Our venerable institutions of higher learning are not immune to the fallout from the current economic crisis. If true to history, a decline in economic fortunes will first impact the most vulnerable student populations. Reductions in instructional budgets will, according to Wellman (2008), cause the most harm to institutions whose student populations meet common demographic criteria: low-income, first generation to enter college, and in need of academic remediation. When compounded by stock market declines, reduced credit access and reduced corporate giving, student outcomes may not surprisingly yield increased attrition and decreased graduation rates (Dervarics, 2008; Masterson, 2008a, b). For those of us in higher education, however, such student outcomes are deemed unacceptable.
In part it is the uniqueness of the business model of higher education that defies comparison to most other venues. Unlike typical retail establishments, for example, an increase in volume (class size) is associated with decreased performance outcomes of students rather than just greater productivity of faculty. But in contrast to a “slash and burn” mentality reminiscent of Wall Street, creativity comingled with rational compromise has prompted colleges and universities to realign their actions to their missions, reestablish priorities, and focus sharply on short-term and long-term sustainability.
Nevertheless, institutions of higher learning nationwide are in the process of formulating ways of coping. Local citizens and students have organized to affect the decision-making processes. For example, in Salt Lake City, Utah, citizens have organized to form Citizens for Educational Excellence to help strengthen both elementary and higher education in the face of impending budget cuts. This volunteer committee organized to evaluate issues and voice concerns to elected officials about issues as specific as the impact of class size increases and teacher reductions on the future Utah workforce (Walker & Anderson, 2009).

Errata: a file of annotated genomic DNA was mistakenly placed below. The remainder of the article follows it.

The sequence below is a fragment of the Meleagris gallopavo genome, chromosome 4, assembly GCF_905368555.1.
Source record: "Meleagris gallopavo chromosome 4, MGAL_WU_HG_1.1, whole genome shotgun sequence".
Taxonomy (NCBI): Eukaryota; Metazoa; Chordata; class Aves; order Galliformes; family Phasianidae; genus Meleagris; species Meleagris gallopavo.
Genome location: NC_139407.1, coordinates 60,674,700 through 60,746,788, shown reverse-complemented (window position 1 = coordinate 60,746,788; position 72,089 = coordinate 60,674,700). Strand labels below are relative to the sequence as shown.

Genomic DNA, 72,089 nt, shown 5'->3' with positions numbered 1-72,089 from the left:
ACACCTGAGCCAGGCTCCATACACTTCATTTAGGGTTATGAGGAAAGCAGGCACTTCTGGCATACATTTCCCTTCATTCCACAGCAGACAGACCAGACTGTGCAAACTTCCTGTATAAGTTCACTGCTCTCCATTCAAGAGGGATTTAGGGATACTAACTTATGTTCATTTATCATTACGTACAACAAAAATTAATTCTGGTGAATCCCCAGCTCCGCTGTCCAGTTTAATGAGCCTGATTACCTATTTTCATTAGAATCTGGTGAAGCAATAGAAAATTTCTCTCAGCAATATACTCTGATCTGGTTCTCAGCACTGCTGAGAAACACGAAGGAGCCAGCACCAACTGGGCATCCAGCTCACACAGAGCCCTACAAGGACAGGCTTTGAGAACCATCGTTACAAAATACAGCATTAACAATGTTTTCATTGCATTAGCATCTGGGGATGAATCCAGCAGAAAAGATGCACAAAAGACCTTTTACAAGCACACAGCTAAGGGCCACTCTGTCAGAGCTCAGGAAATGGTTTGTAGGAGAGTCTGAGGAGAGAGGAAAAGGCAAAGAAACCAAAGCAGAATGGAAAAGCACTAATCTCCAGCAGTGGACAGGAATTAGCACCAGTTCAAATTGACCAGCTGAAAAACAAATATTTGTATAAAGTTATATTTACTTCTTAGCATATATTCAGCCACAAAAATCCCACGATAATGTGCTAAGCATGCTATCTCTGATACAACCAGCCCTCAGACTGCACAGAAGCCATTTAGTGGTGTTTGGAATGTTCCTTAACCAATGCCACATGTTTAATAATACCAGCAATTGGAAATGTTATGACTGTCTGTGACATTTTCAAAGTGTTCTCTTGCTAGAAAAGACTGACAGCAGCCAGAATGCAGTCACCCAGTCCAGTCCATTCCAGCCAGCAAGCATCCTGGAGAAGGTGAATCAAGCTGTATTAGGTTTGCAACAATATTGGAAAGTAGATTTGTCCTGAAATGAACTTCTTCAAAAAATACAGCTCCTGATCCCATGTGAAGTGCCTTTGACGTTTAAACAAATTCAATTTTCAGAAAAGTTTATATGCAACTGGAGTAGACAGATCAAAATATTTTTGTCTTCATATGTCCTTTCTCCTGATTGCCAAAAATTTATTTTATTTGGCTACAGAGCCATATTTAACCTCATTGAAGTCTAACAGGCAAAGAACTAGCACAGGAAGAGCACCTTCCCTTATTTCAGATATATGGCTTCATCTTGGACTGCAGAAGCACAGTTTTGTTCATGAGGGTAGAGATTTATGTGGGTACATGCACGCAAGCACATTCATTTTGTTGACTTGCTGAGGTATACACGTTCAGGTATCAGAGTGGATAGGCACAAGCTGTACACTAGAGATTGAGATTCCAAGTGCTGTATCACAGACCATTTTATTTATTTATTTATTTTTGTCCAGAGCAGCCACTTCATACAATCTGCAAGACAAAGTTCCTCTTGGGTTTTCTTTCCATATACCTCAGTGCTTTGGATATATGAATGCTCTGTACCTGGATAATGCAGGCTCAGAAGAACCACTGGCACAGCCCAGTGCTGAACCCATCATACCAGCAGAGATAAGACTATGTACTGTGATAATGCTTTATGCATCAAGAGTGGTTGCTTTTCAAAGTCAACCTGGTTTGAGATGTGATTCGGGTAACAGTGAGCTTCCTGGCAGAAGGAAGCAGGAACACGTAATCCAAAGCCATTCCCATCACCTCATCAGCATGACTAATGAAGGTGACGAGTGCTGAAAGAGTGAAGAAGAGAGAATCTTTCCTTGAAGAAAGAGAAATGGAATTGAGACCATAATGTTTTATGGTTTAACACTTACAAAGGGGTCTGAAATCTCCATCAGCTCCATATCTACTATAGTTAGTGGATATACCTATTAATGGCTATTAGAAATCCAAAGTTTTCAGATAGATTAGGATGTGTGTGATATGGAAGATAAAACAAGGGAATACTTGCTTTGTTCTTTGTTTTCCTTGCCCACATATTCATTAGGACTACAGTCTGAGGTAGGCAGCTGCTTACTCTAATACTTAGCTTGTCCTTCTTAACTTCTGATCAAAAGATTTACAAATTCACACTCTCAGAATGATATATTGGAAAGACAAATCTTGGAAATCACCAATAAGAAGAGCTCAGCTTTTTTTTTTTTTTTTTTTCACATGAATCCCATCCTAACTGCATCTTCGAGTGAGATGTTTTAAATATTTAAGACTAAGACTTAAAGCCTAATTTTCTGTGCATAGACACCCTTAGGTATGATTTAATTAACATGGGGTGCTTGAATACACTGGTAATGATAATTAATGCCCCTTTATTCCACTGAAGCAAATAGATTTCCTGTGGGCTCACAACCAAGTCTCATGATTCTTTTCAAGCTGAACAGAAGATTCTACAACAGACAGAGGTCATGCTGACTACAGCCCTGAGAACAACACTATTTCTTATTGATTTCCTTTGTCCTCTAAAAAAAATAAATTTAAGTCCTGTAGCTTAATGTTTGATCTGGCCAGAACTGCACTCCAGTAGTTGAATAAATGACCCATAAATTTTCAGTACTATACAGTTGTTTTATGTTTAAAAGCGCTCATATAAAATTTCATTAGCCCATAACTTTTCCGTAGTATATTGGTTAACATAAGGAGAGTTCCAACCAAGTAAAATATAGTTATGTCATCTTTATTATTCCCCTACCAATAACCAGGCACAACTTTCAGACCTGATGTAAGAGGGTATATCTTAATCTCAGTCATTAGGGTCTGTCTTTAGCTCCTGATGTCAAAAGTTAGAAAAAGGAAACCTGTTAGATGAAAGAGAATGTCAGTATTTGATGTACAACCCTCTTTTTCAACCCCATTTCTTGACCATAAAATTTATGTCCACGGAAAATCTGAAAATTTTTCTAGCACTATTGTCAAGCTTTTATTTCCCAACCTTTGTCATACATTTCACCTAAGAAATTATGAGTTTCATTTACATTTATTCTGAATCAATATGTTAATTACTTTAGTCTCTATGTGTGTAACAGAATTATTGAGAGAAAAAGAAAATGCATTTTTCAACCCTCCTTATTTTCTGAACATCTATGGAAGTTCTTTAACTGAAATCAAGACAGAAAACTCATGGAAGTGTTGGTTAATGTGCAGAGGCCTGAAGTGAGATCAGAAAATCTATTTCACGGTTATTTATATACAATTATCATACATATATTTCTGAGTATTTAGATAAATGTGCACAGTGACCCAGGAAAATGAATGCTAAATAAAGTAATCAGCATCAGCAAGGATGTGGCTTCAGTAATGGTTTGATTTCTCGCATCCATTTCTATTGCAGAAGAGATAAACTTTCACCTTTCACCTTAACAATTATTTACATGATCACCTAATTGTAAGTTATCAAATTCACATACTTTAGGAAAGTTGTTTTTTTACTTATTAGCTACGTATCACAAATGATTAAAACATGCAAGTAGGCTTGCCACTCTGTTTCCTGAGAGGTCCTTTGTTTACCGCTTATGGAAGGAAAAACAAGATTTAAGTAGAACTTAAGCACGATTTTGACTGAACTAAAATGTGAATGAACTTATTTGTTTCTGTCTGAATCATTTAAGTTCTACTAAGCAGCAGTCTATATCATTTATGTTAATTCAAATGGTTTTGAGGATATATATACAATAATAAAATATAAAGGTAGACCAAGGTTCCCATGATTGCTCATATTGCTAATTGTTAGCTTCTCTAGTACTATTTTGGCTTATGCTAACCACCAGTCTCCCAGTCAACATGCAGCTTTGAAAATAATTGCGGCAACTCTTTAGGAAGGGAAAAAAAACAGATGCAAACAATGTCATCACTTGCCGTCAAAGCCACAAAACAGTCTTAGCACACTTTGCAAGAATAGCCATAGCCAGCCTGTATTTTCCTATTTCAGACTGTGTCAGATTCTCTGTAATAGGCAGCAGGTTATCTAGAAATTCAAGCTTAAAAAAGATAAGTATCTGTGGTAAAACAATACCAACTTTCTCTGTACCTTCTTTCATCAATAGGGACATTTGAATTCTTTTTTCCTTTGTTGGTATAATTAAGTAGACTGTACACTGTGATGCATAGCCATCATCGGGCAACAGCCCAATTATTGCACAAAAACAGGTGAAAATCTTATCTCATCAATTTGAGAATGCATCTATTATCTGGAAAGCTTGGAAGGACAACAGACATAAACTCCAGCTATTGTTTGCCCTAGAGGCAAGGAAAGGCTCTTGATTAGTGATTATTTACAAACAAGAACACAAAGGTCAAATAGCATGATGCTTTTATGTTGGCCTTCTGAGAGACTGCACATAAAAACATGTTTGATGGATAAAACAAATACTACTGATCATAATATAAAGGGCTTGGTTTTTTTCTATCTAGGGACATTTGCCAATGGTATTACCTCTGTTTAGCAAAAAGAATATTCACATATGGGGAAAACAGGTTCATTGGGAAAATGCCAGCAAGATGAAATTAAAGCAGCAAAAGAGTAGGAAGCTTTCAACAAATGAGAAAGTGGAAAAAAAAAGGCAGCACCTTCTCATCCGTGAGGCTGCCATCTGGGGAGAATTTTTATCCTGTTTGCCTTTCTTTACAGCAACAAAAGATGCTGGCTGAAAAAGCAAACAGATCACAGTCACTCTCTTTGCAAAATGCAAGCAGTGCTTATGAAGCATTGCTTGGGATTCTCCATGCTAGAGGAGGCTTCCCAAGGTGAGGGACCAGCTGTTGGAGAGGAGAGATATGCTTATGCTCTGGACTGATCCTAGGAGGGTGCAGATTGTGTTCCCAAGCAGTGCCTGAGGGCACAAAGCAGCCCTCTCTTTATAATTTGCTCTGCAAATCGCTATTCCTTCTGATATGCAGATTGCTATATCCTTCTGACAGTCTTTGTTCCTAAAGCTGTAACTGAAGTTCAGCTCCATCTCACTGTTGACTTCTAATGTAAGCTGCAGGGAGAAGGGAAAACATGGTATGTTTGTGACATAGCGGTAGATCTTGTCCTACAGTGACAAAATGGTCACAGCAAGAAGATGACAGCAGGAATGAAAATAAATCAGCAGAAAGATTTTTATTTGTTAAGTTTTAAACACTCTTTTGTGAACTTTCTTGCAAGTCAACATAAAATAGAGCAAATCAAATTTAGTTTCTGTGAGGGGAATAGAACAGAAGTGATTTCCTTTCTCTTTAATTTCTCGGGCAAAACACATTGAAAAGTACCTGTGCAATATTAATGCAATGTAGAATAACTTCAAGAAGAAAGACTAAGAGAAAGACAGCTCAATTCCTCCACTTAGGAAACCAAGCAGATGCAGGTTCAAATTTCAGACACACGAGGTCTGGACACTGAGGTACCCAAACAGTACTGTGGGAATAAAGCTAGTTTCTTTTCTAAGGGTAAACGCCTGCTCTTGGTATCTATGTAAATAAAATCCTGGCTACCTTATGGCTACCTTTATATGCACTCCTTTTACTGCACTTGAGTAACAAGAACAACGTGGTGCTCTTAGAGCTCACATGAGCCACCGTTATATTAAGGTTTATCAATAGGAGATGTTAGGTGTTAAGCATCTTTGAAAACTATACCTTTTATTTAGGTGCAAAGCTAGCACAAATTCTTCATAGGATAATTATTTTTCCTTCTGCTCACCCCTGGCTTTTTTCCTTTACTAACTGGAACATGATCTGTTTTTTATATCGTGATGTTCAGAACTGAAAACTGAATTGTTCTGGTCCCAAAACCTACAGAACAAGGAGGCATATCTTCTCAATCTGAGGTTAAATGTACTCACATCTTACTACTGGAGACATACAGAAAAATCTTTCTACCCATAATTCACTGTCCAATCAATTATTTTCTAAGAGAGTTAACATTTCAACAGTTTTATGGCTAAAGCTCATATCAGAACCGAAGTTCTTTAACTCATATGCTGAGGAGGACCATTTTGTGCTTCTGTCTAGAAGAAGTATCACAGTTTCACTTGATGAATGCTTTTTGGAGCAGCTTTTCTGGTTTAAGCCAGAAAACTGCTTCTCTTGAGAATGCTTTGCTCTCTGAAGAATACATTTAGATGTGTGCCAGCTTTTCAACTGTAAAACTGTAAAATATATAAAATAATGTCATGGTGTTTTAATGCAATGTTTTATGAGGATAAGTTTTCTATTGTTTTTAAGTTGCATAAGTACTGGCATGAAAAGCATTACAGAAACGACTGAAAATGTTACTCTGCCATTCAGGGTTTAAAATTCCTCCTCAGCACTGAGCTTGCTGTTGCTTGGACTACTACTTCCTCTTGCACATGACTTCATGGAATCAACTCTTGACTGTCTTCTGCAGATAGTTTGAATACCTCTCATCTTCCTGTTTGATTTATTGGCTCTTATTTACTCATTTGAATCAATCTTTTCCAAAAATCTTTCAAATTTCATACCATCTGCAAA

The higher education institutions, however, are acutely aware of the need to meet the requirements of external regulatory accrediting bodies. These requirements run contrary to expectations of across-the-board cuts promoted by the legislators, according to Maffly (2009). The University of Louisiana at Lafayette was met with a similar request for across-the-board cuts, and its president, Joseph Savoie, anticipated eliminating entire programs rather than provide a mediocre university experience for students (Sills, 2009). In another instance, the chancellor of Southern University planned to assess the viability of “low-completer” programs, according to the Baton Rouge Advocate (Blum, 2009).
At Rhode Island’s three colleges, proposals include increasing average class sizes from 28 to 35 students, increasing faculty teaching load (without additional compensation), and implementing hiring freezes (Jordan, 2008). According to Roesler (2009), creative ways to address the current budget crisis at Washington State University consist of focusing on training programs that are in high demand, and broadening training programs such as internships and work-study. Additionally, lawmakers are proposing the creation of programs that permit high school students to enroll in college courses.
Student activism is playing a unique role in efforts to deal with the financial crises. Weekly meetings among Nevada’s college student leaders help support the efforts of their chancellor and inform the University of Nevada at Las Vegas (UNLV) student body about the potentially devastating effects of cuts. Because these may include unaffordable increases in tuition to compensate for deficits in government funding, program cuts may leave students with no choice but to transfer to out-of-state colleges to complete their education. According to Lucero and Cronis (2008), the surplus of economic activity generated by investment in UNLV is an outcome the State of Nevada can little afford to lose. And the impact of tuition increases are not limited to Nevada; academic institutions nationwide have, over time, become more dependent upon tuition to finance their needs (Wellman, J., Desrochers, D., Lenihan, C., Kirshstein, R., Hurlburt, S., & Honegger, S., 2009).